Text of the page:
Riches to rags is the premise behind this contemporary YA romance. Personally, this protagonist grated on my nerves from start to finish, but there were several favorable reviews of it on Goodreads, so maybe I’m just being cranky (I’m not). While I wouldn’t purchase this for my classroom library and subject another reader to this entitled little snot, I am not one to censor the press either, so. Here. If you do read this, I would like to know your thoughts, so comment away!
When Bentley’s father loses his job, she can handle the cramped, musty apartment and her new job in the fast food industry, but she isn’t sure she can navigate the life of an average teen in her new school until she befriends her next door neighbor, Kai. He isn’t like anyone she has spent time with before, but together they set out to make lemonade out of the lemons life just keeps handing them. There is a lot of high school drama in this little contemporary YA romance, and the road to the end is paved with mean girls and a lot of over-the-top hard knocks. While there was an attempt to elevate the story through character growth, Bentley’s enlightenment falls short of sincere. An unnecessary extended episode where Bentley attempts to establish someone’s sexual orientation is likely to offend some readers as will the stereotypical and negative depictions of public high school students and teachers. The attempt to depict the gritty realism of a life of poverty doesn’t pair convincingly with the unrealistic ending. Personally, I found the book condescending because Bentley isn’t an example of a survivor, she is an example of someone proud of herself for adapting to a life most of us live on a daily basis.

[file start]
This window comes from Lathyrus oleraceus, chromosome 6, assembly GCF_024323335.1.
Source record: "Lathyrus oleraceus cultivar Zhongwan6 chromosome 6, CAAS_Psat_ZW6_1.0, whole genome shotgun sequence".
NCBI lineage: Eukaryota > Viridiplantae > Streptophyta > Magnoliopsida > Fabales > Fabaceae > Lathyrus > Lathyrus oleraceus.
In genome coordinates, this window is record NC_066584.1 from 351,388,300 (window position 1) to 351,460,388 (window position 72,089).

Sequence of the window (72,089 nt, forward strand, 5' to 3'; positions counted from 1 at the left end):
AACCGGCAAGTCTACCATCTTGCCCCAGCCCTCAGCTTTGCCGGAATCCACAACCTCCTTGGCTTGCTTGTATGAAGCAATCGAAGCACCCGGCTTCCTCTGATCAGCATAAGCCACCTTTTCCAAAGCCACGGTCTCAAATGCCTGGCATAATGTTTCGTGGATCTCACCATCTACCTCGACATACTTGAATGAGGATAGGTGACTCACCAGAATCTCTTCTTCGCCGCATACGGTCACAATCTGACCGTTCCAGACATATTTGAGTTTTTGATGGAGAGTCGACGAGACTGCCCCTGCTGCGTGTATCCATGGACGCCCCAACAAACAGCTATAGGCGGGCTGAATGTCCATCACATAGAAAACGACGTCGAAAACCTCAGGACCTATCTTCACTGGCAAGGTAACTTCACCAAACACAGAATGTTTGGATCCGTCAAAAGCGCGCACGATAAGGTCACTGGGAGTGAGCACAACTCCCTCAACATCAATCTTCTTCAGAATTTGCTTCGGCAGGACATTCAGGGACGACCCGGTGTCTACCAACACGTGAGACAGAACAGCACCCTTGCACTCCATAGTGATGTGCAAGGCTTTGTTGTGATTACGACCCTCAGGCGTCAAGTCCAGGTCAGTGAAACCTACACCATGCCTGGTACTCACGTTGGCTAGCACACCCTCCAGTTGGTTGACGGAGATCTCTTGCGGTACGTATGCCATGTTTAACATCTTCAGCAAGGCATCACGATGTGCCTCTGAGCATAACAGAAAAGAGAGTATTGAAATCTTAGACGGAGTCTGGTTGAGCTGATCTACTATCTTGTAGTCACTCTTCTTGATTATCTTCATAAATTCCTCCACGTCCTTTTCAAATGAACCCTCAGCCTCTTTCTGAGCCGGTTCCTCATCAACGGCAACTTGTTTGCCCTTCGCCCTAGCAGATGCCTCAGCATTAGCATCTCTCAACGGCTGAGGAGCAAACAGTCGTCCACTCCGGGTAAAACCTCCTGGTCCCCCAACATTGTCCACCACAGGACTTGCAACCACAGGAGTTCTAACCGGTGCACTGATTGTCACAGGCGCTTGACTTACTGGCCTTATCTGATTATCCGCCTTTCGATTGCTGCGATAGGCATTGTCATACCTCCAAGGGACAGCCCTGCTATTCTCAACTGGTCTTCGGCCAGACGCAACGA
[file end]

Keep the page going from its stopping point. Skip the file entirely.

I received a copy of this book from the publisher via NetGalley in exchange for an honest review.